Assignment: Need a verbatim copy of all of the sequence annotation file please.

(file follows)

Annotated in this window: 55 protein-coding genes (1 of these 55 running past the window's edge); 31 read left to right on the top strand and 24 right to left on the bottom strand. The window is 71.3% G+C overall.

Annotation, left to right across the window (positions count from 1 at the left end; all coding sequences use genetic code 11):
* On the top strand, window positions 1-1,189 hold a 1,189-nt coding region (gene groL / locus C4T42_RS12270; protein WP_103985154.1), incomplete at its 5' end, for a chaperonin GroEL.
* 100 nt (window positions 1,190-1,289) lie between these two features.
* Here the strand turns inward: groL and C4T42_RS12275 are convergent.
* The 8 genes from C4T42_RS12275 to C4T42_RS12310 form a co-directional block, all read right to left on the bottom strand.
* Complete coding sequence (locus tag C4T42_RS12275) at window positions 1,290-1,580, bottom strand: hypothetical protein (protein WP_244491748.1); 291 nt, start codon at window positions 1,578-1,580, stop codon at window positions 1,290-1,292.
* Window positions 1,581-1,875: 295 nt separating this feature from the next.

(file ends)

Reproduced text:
Annotated in this window: 55 protein-coding genes (1 of these 55 running past the window's edge); 31 read left to right on the top strand and 24 right to left on the bottom strand. The window is 71.3% G+C overall.

Annotation, left to right across the window (positions count from 1 at the left end; all coding sequences use genetic code 11):
* On the top strand, window positions 1-1,189 hold a 1,189-nt coding region (gene groL / locus C4T42_RS12270; protein WP_103985154.1), incomplete at its 5' end, for a chaperonin GroEL.
* 100 nt (window positions 1,190-1,289) lie between these two features.
* Here the strand turns inward: groL and C4T42_RS12275 are convergent.
* The 8 genes from C4T42_RS12275 to C4T42_RS12310 form a co-directional block, all read right to left on the bottom strand.
* Complete coding sequence (locus tag C4T42_RS12275) at window positions 1,290-1,580, bottom strand: hypothetical protein (protein WP_244491748.1); 291 nt, start codon at window positions 1,578-1,580, stop codon at window positions 1,290-1,292.
* Window positions 1,581-1,875: 295 nt separating this feature from the next.